Reflect on column 3 and start to feel what your life would be like if these were already your habits. Don’t think about whether or not you’ll be successful (because you will be). I just want you to imagine your life with these habits firmly established. What would it feel like?

Here is my list of 5:

  1. Spend 1 hour each morning, Monday to Friday, improving my writing
  2. Only socialize on facebook for 5 minutes per day, after I’ve already completed my night-time routine
  3. Run a 600m race every day around my block. (I want to compete in in-door track and field next year)
  4. Quit television, except for playoff sports of my favourite teams. (I’m still leaving room for the most important television I watch)
  5. Spend two hours each Monday, Wednesday, and Friday, writing a new blog post for impossiblewin.com.

I have heard from many people that the easiest way to create habits is to do it every single day. I agree, however it doesn’t make or break a habit if you choose specific days to do it. Sometimes, scheduling constraints will only allow you to start a new habit once per week – and that’s perfectly fine.

In the next article on habits, we are going prepare ourselves to succeed by making one of your habits easy to stick with long term. This part will reduce any friction while you’re implementing the new habit and streamline your success when you’re ready to implement it. I’m ready to create a new habit, are you?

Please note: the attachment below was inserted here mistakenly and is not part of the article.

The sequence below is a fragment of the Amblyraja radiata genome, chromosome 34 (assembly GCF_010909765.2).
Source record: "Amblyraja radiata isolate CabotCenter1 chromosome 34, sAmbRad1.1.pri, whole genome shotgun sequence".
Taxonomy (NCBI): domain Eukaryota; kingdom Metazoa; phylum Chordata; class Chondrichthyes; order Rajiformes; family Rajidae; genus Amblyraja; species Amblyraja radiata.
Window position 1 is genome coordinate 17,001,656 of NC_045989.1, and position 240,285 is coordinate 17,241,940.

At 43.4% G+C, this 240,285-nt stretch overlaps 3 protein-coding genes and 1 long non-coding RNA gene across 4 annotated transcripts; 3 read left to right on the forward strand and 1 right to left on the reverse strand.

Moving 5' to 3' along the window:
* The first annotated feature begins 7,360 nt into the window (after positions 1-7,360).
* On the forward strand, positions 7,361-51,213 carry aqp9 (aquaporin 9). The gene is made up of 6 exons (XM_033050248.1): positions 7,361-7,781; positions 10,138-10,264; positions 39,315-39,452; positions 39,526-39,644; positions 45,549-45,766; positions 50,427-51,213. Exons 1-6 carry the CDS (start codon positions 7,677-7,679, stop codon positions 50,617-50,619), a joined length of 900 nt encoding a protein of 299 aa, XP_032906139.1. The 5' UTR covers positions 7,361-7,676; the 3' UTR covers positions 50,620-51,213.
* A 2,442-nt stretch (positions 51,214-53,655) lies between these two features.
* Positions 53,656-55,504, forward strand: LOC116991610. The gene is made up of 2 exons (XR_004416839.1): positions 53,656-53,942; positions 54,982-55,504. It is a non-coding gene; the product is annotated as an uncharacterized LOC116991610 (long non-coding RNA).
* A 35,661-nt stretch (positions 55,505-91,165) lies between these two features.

About Kingston Knudsen
Working alongside Kevin Choo, Kingston is here to share insights he learns throughout his journey. He currently lives in Seoul, South Korea teaching English.

Visit my website →

{ 9 comments… read them below or add one }

Kristaps August 21, 2013 at 9:55 am

heh, very good article ;)
motivated me to have a little change in my behaviour

Cam August 21, 2013 at 11:45 am

@ Kristaps – Thanks for commenting! Hope you have a great day.

Tony Khuon August 28, 2013 at 9:58 pm

Starting small is huge. If you sit down to write just 15 minutes a day, you would have a 90,000 word novel by the end of the year. That always boggles my mind.

Look forward to the rest of the series.

Cam August 29, 2013 at 10:01 am

@ Tony – Thanks for commenting! Hope you’re having a great day.

Fatima August 30, 2013 at 4:55 am

Very nice article! I’m looking forward to part 2!

Cam August 30, 2013 at 3:11 pm

@ Fatima – Thanks for commenting! I’m glad you liked the article :)

Eric November 14, 2013 at 8:58 pm

I am using this article in conjunction to make changes in my life with the addiction of gaming. After reading Cam’s article about quitting games cold turkey, I have taken steps to quit gaming for good recently. I’ve made a comment a couple days ago on Cam’s article about quitting my gaming addiction. Now I am taking steps even further by reading Kingston’s article to make good habits so that bad habits do not replace my addiction for gaming and make good use of my time. Thank you for this article Kingston. I will take every step possible in progressing myself.

Eric November 14, 2013 at 10:58 pm

Where is the Part 2?

Cam November 15, 2013 at 4:58 am

@ Eric – Hey Eric. Thanks for reaching out. I will reply to your email here shortly!